According to Elsa Steward in her article “What’s Wrong with Ethanol?” She points out that Ethanol by itself is not cost effective.

Ethanol is not likely to give us any relief from high gasoline prices. A gallon of gasoline produces about 1.5 times more energy as a gallon of ethanol. Because of this lower energy density, ethanol production and transport requires more production and transport capacity than gasoline. Ethanol also absorbs water, which is present in existing pipelines. Ethanol cannot be transported in these pipelines because the water would dilute the ethanol. The ethanol must therefore be carried over land by train or truck, a more expensive means of moving the ethanol from one place to another. Although the price of motor fuel sometimes increases due to problems with foreign and domestic oil supplies, the price of ethanol has historically been higher than gasoline prices and may remain higher for some time to come.

The Department of Energy’s Genomic Science Program

  • Can one gallon of ethanol displace one gallon of gasoline?
    • No. Ethanol has about 70% the energy content of gasoline per unit volume, so for every gallon of gasoline consumed, 1.4 gallons of ethanol would be needed to displace it. Ethanol, however, has a higher octane rating than gasoline — about 113 for ethanol compared to 87 for regular gasoline. The higher the octane rating, the better a fuel is at preventing engine “knocking” caused by inefficient fuel combustion. In other words, the higher-octane fuel provides better performance because it is used more efficiently to generate power rather than heat. If engines were optimized to take advantage of the higher octane rating of ethanol, they could achieve fuel economy more similar to that of gasoline engines.
  • Can ethanol be used by existing fuel-distribution infrastructure?
    • Ethanol and gasoline-ethanol blends cannot be transported by existing pipelines that carry gasoline. Water present in petroleum pipelines can pull ethanol out and cause ethanol-gasoline blends to separate into two phases. Ethanol must be transported by train, barge, or truck within an independent distribution system to ensure handling separate from the ethanol-production facility to distribution terminals, where ethanol is blended with gasoline just before delivery to retail stations.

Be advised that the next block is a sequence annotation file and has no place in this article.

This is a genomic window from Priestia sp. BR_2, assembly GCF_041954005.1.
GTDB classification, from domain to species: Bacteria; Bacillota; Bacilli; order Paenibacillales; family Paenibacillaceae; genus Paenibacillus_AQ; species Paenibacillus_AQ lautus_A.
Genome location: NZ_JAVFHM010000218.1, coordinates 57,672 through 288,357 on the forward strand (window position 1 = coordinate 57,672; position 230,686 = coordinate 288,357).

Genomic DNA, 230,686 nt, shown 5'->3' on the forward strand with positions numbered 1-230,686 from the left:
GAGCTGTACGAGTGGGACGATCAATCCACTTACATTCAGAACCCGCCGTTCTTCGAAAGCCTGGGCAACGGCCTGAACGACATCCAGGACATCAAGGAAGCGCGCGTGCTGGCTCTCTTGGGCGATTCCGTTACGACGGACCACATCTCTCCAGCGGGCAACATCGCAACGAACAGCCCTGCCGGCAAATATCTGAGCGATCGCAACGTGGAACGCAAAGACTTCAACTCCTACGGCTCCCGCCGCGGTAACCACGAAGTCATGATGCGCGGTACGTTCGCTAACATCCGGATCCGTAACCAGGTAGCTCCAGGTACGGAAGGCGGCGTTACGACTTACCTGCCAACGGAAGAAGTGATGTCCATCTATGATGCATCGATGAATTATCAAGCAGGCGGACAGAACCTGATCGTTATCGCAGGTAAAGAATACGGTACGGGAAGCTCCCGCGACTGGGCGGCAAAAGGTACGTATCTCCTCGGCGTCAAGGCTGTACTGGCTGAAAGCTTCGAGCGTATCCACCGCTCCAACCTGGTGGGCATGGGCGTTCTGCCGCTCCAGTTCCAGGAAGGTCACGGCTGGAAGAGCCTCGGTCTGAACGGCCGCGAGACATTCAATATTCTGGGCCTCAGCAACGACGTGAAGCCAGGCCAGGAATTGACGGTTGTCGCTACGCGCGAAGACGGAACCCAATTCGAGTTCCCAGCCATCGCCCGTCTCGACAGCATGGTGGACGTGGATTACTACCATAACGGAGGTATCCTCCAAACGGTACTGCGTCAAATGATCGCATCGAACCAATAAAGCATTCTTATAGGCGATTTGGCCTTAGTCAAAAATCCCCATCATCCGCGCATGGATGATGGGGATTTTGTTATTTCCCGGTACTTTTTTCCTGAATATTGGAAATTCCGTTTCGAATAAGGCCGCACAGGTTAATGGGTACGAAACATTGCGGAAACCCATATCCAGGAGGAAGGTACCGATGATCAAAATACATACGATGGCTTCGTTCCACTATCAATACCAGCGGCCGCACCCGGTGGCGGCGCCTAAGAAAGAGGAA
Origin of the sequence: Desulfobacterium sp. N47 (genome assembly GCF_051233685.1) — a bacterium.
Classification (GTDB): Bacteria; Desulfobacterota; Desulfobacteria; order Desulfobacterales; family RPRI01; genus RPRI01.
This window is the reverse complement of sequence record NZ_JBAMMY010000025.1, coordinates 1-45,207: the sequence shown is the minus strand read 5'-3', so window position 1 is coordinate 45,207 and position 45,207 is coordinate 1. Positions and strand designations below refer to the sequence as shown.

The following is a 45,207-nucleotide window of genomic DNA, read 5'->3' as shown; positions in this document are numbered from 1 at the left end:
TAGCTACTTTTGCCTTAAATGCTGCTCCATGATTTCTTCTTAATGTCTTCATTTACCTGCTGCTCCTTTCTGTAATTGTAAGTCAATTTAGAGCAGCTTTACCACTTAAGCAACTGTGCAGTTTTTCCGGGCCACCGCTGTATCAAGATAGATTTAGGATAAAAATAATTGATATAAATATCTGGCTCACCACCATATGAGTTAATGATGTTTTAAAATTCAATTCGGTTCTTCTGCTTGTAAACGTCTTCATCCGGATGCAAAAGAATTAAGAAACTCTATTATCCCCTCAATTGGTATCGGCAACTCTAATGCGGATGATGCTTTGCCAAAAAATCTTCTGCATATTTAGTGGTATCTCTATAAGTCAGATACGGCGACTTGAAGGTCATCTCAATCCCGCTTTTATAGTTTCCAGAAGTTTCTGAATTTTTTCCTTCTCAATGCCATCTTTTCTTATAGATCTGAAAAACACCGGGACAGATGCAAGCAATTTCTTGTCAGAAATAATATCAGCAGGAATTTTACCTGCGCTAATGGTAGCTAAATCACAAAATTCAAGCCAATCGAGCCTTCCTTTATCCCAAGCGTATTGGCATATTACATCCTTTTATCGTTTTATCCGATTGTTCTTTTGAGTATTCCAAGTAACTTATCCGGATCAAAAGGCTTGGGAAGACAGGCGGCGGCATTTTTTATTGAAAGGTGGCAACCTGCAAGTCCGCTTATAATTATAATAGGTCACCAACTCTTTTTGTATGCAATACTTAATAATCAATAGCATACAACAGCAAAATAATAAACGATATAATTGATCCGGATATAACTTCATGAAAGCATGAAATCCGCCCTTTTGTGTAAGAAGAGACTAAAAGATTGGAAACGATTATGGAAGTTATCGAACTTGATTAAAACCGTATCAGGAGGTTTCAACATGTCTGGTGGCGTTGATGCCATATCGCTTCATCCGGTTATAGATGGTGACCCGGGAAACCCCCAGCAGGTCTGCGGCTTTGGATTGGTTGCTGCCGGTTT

• Can ethanol be used in colder northern U.S. climates?
    • Due to ethanol’s lower vapor pressure, engine ignition is more difficult in colder weather for vehicles running on fuels with high ethanol content. During winter months, gasoline is added to E85 (85% ethanol and 15% gasoline blend) to make E70 (70% ethanol and 30% gasoline), which has a vapor pressure that improves starting in cold weather. Although current practice is to “blend-down” E85, the cold-start issue is a technologically solvable engineering problem for vehicle manufacturers.

I can’t afford a bowl of cereal, probably can’t afford to get very far in my car, if I’m up north, I can’t drive in the winter and ethanol has to be trucked in which means it burns more ethanol to get ethanol. But wait theres more. If you act now on this “Clean-Burning” fuel we will include free pollution with every purchase.

Oh gee did we leave that part out? So sorry, ethanol is not “clean burning” nor is the process to make it.

From Gas2.0

The Des Moines Register reported the other day that Iowa’s ethanol plants contribute 15 Percent — 7.6 million metric tons out of a total of 52 million metric tons — of greenhouse-gas emissions found in the state’s new inventory of major manufacturers, businesses and power plants
Iowa’s Department of Natural Resources found that the largest portion of the state’s overall emissions came from fermenting grain at the plants and not from burning natural gas or coal. In addition, burning biomass such as switchgrass at various industrial plants added another 0.13 million metric tons.

Uh-oh Ethanol production produces more greenhouse gas than coal plants, not very clean is it. Imagine the effect Cap & Trade would have on this industry. Lets just say you’ll be better off with a bicycle.

But I digress, lets look at the burning of Ethanol itself.

The Environmental Working Group (EWG) fought against the EPA granting Ethanol a Clean Air Act waiver for an increase from the 10% Ethanol Gasoline to increase from 15% to 50% (Note now its 10% Ethanol and 85% Ethanol) in May of 2009 due to, among other reasons, Ethanol production’s propensity to “degrade water quality, worsen emissions of some air pollutants and escalate health risks for children and other vulnerable people, according to scientific studies by the Department of Energy, Department of Transportation Pipeline and Hazardous Materials Safety Administration, National Research Council, independent academic researchers and EPA scientists”

An environmental watchdog group is telling us that increasing the amount of ethanol used will increase air pollution and lead to health risks based on Government studies, and yet its that same Government trying to force it upon us.

In short, widespread use of ethanol only creates more problems than it is supposed to solve. IIt is not the holy grail of green energy, if anything its more pollutive than standard fossil fuel use.